Harvey actually got a recording deal out of his Hamburg residencies, back in 1963, when he was belting out classic early rock, songs such as Framed by Leiber and Stoller, a hit for The Robins and Richie Valens.  Harvey was hardly a conventional singer.  First, he had a rough voice, good for belting but prone to wildness.  Second, he had a great big Glaswegian accent that made some lines undecipherable.  Third, he was as much a showman as singer, putting together all his influences from trad jazz to skiffle to r'n'b to rock 'n' roll to the pub work into a scorching stage presence, helped along by his street-tough upbringing in Glasgow's roughest area.  He was by most accounts one of the very best of his time, but was always the opener, never the star.

There are lots of fine moments during his '60's output, as he tried out various sounds and changed with the times.  A full-on acoustic blues album is included here, just Alex and his younger brother Les, doing classic Lead Belly numbers and the like.  It's a fine showcase of Les's early talents, and he went on to Stone the Crows, an up-and-coming band in the early '70's, but tragically Les was electrocuted on stage.  Alex sounded good in this vein for the most part, but had a tendency to screech off-key at the loudest moments.  Again, it probably went down great live.  There are a full six CD's of 1960's material before he formed his eponymous band.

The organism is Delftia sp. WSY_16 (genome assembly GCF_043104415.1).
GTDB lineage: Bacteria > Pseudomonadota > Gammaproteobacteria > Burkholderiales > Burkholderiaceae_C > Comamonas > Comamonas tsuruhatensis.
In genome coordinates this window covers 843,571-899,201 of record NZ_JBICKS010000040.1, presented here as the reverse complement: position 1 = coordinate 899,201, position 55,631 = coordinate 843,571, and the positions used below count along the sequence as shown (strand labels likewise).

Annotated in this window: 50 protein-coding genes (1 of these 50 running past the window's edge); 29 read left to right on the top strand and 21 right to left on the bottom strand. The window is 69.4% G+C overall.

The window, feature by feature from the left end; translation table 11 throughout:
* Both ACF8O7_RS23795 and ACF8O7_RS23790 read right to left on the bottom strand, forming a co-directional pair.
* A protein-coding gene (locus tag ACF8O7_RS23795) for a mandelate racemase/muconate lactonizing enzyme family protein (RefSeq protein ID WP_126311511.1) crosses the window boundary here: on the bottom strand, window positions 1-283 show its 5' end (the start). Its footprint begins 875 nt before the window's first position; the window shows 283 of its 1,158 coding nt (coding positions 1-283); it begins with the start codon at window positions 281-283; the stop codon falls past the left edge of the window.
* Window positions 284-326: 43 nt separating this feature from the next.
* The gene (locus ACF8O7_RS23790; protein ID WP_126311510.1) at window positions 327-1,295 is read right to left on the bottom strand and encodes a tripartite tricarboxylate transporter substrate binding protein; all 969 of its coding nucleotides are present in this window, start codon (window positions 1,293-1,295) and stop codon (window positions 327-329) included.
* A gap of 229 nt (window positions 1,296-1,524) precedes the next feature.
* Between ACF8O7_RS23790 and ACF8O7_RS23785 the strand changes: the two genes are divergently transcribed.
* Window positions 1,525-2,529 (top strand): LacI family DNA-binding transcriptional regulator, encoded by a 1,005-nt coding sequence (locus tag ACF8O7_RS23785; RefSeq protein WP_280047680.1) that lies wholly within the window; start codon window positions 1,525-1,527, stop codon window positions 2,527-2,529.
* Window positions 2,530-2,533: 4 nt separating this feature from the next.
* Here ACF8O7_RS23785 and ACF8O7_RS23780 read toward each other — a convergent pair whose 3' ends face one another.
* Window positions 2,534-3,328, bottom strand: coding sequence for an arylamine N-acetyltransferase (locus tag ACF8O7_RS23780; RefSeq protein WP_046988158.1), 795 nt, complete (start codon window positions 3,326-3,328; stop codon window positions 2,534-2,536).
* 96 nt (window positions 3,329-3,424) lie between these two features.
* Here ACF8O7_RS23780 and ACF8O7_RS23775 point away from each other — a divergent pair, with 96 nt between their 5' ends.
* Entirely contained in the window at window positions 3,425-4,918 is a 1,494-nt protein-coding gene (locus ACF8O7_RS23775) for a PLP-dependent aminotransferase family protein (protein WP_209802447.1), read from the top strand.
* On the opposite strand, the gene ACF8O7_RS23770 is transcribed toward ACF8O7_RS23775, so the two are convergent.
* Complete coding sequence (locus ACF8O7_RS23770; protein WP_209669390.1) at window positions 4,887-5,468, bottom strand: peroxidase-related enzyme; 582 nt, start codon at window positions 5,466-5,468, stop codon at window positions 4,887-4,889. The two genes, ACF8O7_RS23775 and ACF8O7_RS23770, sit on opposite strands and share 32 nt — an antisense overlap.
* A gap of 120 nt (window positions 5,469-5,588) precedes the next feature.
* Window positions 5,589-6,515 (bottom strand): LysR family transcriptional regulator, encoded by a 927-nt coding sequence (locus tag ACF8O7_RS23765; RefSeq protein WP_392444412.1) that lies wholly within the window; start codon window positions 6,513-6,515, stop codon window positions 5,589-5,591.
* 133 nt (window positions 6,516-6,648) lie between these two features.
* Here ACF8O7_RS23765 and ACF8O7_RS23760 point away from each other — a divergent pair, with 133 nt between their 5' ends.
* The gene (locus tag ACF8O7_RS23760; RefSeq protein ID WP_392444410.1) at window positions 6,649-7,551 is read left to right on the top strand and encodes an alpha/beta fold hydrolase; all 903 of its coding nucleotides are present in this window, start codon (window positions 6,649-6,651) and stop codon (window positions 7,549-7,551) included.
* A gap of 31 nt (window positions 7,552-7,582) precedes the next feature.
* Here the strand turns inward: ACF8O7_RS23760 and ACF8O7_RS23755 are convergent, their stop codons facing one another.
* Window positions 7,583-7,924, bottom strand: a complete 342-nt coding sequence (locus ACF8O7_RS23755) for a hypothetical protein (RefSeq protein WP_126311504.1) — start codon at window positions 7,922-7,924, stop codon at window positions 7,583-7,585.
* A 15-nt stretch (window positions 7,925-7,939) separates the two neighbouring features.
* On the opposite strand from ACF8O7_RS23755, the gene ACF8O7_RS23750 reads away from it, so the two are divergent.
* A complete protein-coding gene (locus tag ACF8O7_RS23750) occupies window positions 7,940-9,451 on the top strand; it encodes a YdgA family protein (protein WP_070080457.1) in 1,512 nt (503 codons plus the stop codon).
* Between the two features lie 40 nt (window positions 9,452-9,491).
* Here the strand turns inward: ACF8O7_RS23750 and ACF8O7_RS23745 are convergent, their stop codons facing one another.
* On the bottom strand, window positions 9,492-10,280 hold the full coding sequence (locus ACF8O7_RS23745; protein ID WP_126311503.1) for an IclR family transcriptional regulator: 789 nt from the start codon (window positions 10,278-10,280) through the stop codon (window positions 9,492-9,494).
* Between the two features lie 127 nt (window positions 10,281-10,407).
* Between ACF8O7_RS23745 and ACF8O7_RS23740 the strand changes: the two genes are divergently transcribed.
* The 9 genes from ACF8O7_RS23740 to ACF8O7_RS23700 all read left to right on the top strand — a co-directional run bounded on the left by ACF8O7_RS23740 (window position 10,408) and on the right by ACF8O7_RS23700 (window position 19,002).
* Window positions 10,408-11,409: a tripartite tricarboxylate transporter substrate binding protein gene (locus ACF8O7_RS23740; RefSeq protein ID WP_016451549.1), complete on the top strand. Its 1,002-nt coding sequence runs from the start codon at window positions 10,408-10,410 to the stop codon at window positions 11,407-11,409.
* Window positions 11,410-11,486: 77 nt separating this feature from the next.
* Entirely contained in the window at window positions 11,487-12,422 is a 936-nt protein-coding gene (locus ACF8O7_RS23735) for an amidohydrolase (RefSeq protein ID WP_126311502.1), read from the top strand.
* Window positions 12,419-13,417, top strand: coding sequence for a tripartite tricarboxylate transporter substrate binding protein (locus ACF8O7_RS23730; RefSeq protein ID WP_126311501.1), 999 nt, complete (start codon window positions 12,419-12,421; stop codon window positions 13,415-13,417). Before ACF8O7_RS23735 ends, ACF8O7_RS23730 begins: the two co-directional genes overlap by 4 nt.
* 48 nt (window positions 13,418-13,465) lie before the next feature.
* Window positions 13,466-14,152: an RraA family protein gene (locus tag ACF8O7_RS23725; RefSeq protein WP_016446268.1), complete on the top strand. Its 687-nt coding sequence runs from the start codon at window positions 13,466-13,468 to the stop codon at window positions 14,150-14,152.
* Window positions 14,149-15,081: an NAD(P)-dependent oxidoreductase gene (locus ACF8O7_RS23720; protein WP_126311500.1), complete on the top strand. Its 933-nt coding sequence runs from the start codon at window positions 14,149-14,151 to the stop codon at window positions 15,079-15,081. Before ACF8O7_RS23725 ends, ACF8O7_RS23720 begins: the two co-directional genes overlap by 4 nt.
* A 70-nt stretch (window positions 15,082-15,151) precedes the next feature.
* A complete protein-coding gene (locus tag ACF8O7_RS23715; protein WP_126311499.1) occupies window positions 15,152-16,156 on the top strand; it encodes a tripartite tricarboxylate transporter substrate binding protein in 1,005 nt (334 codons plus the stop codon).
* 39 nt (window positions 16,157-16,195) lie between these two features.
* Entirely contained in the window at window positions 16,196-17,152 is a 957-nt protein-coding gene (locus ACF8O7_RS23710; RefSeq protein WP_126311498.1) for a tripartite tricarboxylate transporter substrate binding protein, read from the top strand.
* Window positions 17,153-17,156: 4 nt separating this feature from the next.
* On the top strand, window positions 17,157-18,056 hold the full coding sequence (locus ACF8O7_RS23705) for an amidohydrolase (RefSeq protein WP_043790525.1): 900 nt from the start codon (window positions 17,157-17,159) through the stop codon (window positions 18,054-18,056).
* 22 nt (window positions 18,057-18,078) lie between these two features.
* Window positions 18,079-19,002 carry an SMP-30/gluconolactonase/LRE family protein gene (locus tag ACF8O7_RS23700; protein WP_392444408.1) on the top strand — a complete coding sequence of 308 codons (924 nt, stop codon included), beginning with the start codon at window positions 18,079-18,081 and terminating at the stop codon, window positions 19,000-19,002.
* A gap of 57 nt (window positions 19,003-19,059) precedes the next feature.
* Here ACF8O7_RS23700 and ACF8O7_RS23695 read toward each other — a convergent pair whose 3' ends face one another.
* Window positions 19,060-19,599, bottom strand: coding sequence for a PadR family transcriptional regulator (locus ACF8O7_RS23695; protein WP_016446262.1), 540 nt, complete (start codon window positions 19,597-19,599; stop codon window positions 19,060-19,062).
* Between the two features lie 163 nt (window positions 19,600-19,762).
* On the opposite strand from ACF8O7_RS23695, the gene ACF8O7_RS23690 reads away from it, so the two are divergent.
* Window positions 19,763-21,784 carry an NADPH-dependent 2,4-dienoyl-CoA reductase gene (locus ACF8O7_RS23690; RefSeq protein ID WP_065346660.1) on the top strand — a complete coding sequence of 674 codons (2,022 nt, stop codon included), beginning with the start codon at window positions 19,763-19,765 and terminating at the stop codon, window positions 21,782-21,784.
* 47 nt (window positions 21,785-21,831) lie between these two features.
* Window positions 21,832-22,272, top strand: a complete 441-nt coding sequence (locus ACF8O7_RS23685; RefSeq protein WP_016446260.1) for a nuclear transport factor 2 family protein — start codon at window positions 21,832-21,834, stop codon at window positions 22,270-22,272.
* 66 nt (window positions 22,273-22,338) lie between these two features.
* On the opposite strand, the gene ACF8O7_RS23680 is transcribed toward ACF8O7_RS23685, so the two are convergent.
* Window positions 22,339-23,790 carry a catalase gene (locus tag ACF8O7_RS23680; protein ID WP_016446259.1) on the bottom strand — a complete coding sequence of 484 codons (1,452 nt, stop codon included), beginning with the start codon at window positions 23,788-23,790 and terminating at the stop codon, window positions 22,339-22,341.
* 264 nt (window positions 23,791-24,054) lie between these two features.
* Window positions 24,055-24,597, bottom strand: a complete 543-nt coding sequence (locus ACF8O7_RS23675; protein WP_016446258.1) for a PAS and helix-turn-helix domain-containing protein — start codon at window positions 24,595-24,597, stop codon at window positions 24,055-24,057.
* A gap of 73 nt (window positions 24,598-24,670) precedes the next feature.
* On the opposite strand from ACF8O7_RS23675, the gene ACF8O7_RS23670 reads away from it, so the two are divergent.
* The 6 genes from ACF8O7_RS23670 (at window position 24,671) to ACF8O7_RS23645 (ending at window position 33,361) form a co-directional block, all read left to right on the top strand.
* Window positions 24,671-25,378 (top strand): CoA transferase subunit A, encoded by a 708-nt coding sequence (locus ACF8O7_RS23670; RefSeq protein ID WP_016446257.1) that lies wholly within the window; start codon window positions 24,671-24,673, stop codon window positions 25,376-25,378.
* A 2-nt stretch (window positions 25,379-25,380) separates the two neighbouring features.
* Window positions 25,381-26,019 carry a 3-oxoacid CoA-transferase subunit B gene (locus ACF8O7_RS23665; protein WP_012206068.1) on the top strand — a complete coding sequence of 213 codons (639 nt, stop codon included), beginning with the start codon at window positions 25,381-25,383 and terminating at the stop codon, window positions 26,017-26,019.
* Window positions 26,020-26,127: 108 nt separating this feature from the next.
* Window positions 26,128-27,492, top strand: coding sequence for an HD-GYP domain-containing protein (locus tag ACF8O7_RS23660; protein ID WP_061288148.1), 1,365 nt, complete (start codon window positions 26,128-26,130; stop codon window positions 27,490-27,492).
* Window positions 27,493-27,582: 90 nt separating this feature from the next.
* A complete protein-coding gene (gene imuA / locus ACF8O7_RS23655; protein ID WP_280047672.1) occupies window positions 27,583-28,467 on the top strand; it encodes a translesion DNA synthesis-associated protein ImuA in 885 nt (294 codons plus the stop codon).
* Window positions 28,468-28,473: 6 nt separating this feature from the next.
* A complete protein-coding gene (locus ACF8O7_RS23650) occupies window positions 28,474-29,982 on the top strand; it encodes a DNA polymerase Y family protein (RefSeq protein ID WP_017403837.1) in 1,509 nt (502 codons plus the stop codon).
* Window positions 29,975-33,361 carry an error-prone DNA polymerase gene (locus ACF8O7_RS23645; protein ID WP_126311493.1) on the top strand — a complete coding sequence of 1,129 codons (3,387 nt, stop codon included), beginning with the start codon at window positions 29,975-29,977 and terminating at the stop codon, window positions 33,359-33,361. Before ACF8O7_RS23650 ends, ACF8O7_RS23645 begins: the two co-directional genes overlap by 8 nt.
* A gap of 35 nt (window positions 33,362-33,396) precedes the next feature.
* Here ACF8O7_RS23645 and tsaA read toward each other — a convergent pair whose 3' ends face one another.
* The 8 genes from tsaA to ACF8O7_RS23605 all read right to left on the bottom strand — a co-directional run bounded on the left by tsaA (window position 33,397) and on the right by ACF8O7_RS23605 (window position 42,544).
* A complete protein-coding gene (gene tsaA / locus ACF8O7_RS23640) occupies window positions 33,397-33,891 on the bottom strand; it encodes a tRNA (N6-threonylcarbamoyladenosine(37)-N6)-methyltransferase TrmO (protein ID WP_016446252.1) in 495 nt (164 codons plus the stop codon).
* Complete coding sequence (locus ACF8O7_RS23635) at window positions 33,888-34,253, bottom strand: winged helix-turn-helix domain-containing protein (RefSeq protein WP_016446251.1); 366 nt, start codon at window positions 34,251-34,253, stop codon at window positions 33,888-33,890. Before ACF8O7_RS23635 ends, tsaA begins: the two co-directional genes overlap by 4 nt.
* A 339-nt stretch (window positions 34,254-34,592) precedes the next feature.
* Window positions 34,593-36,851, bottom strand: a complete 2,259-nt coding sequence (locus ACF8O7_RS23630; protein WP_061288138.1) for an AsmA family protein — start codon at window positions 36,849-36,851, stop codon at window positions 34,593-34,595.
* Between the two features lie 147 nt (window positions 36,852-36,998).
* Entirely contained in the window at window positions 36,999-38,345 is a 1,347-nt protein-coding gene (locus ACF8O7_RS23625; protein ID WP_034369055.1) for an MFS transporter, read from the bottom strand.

By the days of flower power, Harvey had still not broken through, and accepted a working wage in theatre, joining the pit band of the new musical, Hair, as the guitar player.  Hardly a starring role, but he loved it and the environment, further increasing his theatrical influences.  Finally, some old bookers from the Scottish scene sought him out, and coaxed him back into the game, believing the mighty singer would work great in the new decade.  After a misstep with one band (including an unknown Mike Oldfield), Harvey was hooked up with some new, much younger Scottish hotshots, and the Sensational Alex Harvey Band was born.